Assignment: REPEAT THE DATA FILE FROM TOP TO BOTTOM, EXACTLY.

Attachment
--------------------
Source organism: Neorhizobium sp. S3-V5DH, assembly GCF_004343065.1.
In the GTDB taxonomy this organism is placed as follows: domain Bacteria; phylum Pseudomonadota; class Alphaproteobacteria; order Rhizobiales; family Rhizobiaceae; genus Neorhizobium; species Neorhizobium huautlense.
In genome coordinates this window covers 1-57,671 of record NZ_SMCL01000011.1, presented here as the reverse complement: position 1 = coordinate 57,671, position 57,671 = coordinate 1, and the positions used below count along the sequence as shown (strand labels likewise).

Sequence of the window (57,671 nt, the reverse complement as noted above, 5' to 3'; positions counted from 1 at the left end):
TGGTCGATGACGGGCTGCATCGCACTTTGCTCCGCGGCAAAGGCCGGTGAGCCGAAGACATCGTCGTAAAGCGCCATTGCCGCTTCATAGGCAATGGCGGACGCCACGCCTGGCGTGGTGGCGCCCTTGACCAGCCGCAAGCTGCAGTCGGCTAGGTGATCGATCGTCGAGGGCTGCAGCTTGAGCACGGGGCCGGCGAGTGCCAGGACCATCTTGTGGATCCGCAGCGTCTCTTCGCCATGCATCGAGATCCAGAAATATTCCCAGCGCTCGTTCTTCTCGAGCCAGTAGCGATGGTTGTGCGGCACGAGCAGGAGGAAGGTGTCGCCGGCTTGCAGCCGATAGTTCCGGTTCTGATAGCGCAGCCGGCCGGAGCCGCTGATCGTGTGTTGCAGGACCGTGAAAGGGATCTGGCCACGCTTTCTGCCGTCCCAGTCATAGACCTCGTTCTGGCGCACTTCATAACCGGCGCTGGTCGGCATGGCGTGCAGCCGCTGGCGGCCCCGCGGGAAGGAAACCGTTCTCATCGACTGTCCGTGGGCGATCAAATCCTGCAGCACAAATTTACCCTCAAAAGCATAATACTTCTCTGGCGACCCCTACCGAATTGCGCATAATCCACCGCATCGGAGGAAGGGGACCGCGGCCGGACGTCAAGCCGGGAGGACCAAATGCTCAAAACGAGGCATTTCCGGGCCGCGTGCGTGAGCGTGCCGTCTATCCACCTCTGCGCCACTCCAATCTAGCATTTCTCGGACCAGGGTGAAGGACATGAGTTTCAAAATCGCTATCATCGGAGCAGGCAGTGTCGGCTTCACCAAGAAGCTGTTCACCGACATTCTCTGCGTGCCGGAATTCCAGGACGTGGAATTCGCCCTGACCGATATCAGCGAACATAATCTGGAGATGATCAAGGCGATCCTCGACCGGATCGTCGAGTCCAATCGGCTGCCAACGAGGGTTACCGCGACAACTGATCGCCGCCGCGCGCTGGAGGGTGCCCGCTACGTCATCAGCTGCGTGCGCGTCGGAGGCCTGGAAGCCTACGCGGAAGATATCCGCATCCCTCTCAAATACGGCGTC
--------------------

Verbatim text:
Source organism: Neorhizobium sp. S3-V5DH, assembly GCF_004343065.1.
In the GTDB taxonomy this organism is placed as follows: domain Bacteria; phylum Pseudomonadota; class Alphaproteobacteria; order Rhizobiales; family Rhizobiaceae; genus Neorhizobium; species Neorhizobium huautlense.
In genome coordinates this window covers 1-57,671 of record NZ_SMCL01000011.1, presented here as the reverse complement: position 1 = coordinate 57,671, position 57,671 = coordinate 1, and the positions used below count along the sequence as shown (strand labels likewise).

Sequence of the window (57,671 nt, the reverse complement as noted above, 5' to 3'; positions counted from 1 at the left end):
TGGTCGATGACGGGCTGCATCGCACTTTGCTCCGCGGCAAAGGCCGGTGAGCCGAAGACATCGTCGTAAAGCGCCATTGCCGCTTCATAGGCAATGGCGGACGCCACGCCTGGCGTGGTGGCGCCCTTGACCAGCCGCAAGCTGCAGTCGGCTAGGTGATCGATCGTCGAGGGCTGCAGCTTGAGCACGGGGCCGGCGAGTGCCAGGACCATCTTGTGGATCCGCAGCGTCTCTTCGCCATGCATCGAGATCCAGAAATATTCCCAGCGCTCGTTCTTCTCGAGCCAGTAGCGATGGTTGTGCGGCACGAGCAGGAGGAAGGTGTCGCCGGCTTGCAGCCGATAGTTCCGGTTCTGATAGCGCAGCCGGCCGGAGCCGCTGATCGTGTGTTGCAGGACCGTGAAAGGGATCTGGCCACGCTTTCTGCCGTCCCAGTCATAGACCTCGTTCTGGCGCACTTCATAACCGGCGCTGGTCGGCATGGCGTGCAGCCGCTGGCGGCCCCGCGGGAAGGAAACCGTTCTCATCGACTGTCCGTGGGCGATCAAATCCTGCAGCACAAATTTACCCTCAAAAGCATAATACTTCTCTGGCGACCCCTACCGAATTGCGCATAATCCACCGCATCGGAGGAAGGGGACCGCGGCCGGACGTCAAGCCGGGAGGACCAAATGCTCAAAACGAGGCATTTCCGGGCCGCGTGCGTGAGCGTGCCGTCTATCCACCTCTGCGCCACTCCAATCTAGCATTTCTCGGACCAGGGTGAAGGACATGAGTTTCAAAATCGCTATCATCGGAGCAGGCAGTGTCGGCTTCACCAAGAAGCTGTTCACCGACATTCTCTGCGTGCCGGAATTCCAGGACGTGGAATTCGCCCTGACCGATATCAGCGAACATAATCTGGAGATGATCAAGGCGATCCTCGACCGGATCGTCGAGTCCAATCGGCTGCCAACGAGGGTTACCGCGACAACTGATCGCCGCCGCGCGCTGGAGGGTGCCCGCTACGTCATCAGCTGCGTGCGCGTCGGAGGCCTGGAAGCCTACGCGGAAGATATCCGCATCCCTCTCAAATACGGCGTC